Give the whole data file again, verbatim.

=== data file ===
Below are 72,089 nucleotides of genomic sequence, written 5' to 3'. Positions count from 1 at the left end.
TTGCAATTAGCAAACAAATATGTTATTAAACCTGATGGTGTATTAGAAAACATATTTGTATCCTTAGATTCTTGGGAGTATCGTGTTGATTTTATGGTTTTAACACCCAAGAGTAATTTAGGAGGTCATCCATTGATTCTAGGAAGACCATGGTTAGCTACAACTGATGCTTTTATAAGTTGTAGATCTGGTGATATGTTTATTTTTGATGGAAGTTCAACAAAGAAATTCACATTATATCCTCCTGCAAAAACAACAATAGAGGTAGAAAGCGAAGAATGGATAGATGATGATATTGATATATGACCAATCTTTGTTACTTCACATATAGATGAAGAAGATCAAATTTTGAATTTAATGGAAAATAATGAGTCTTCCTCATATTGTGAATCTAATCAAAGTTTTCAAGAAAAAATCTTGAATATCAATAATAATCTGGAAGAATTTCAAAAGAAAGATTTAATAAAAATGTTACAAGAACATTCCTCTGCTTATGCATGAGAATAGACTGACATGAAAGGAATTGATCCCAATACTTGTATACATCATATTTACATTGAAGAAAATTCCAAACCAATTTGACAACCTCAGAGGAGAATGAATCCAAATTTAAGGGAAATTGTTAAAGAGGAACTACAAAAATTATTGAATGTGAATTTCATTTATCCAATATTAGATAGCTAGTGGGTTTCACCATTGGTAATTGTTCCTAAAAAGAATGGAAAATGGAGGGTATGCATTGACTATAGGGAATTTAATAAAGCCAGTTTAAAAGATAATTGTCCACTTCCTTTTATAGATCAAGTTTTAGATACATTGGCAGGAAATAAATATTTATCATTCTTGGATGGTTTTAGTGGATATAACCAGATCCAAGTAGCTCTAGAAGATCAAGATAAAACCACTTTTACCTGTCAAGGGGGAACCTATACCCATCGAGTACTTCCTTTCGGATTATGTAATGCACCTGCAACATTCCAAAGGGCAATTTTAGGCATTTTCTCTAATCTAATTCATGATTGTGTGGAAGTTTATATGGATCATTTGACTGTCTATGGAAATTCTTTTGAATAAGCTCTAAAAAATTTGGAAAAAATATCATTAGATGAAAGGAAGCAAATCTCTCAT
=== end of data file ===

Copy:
Below are 72,089 nucleotides of genomic sequence, written 5' to 3'. Positions count from 1 at the left end.
TTGCAATTAGCAAACAAATATGTTATTAAACCTGATGGTGTATTAGAAAACATATTTGTATCCTTAGATTCTTGGGAGTATCGTGTTGATTTTATGGTTTTAACACCCAAGAGTAATTTAGGAGGTCATCCATTGATTCTAGGAAGACCATGGTTAGCTACAACTGATGCTTTTATAAGTTGTAGATCTGGTGATATGTTTATTTTTGATGGAAGTTCAACAAAGAAATTCACATTATATCCTCCTGCAAAAACAACAATAGAGGTAGAAAGCGAAGAATGGATAGATGATGATATTGATATATGACCAATCTTTGTTACTTCACATATAGATGAAGAAGATCAAATTTTGAATTTAATGGAAAATAATGAGTCTTCCTCATATTGTGAATCTAATCAAAGTTTTCAAGAAAAAATCTTGAATATCAATAATAATCTGGAAGAATTTCAAAAGAAAGATTTAATAAAAATGTTACAAGAACATTCCTCTGCTTATGCATGAGAATAGACTGACATGAAAGGAATTGATCCCAATACTTGTATACATCATATTTACATTGAAGAAAATTCCAAACCAATTTGACAACCTCAGAGGAGAATGAATCCAAATTTAAGGGAAATTGTTAAAGAGGAACTACAAAAATTATTGAATGTGAATTTCATTTATCCAATATTAGATAGCTAGTGGGTTTCACCATTGGTAATTGTTCCTAAAAAGAATGGAAAATGGAGGGTATGCATTGACTATAGGGAATTTAATAAAGCCAGTTTAAAAGATAATTGTCCACTTCCTTTTATAGATCAAGTTTTAGATACATTGGCAGGAAATAAATATTTATCATTCTTGGATGGTTTTAGTGGATATAACCAGATCCAAGTAGCTCTAGAAGATCAAGATAAAACCACTTTTACCTGTCAAGGGGGAACCTATACCCATCGAGTACTTCCTTTCGGATTATGTAATGCACCTGCAACATTCCAAAGGGCAATTTTAGGCATTTTCTCTAATCTAATTCATGATTGTGTGGAAGTTTATATGGATCATTTGACTGTCTATGGAAATTCTTTTGAATAAGCTCTAAAAAATTTGGAAAAAATATCATTAGATGAAAGGAAGCAAATCTCTCAT